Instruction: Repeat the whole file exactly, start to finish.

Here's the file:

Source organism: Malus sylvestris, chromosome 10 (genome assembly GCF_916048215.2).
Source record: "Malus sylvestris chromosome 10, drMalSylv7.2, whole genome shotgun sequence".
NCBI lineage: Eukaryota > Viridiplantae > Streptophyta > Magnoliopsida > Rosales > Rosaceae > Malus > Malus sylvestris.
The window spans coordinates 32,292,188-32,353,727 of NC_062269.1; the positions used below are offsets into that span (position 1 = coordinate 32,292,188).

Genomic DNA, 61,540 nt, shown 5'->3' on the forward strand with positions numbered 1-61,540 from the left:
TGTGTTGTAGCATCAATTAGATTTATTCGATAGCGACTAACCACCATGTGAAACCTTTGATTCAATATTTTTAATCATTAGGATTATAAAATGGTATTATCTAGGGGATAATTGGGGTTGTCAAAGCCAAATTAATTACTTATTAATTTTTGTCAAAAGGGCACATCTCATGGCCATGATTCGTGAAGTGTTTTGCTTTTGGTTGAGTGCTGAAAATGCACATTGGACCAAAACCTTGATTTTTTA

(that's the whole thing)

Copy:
Source organism: Malus sylvestris, chromosome 10 (genome assembly GCF_916048215.2).
Source record: "Malus sylvestris chromosome 10, drMalSylv7.2, whole genome shotgun sequence".
NCBI lineage: Eukaryota > Viridiplantae > Streptophyta > Magnoliopsida > Rosales > Rosaceae > Malus > Malus sylvestris.
The window spans coordinates 32,292,188-32,353,727 of NC_062269.1; the positions used below are offsets into that span (position 1 = coordinate 32,292,188).

Genomic DNA, 61,540 nt, shown 5'->3' on the forward strand with positions numbered 1-61,540 from the left:
TGTGTTGTAGCATCAATTAGATTTATTCGATAGCGACTAACCACCATGTGAAACCTTTGATTCAATATTTTTAATCATTAGGATTATAAAATGGTATTATCTAGGGGATAATTGGGGTTGTCAAAGCCAAATTAATTACTTATTAATTTTTGTCAAAAGGGCACATCTCATGGCCATGATTCGTGAAGTGTTTTGCTTTTGGTTGAGTGCTGAAAATGCACATTGGACCAAAACCTTGATTTTTTA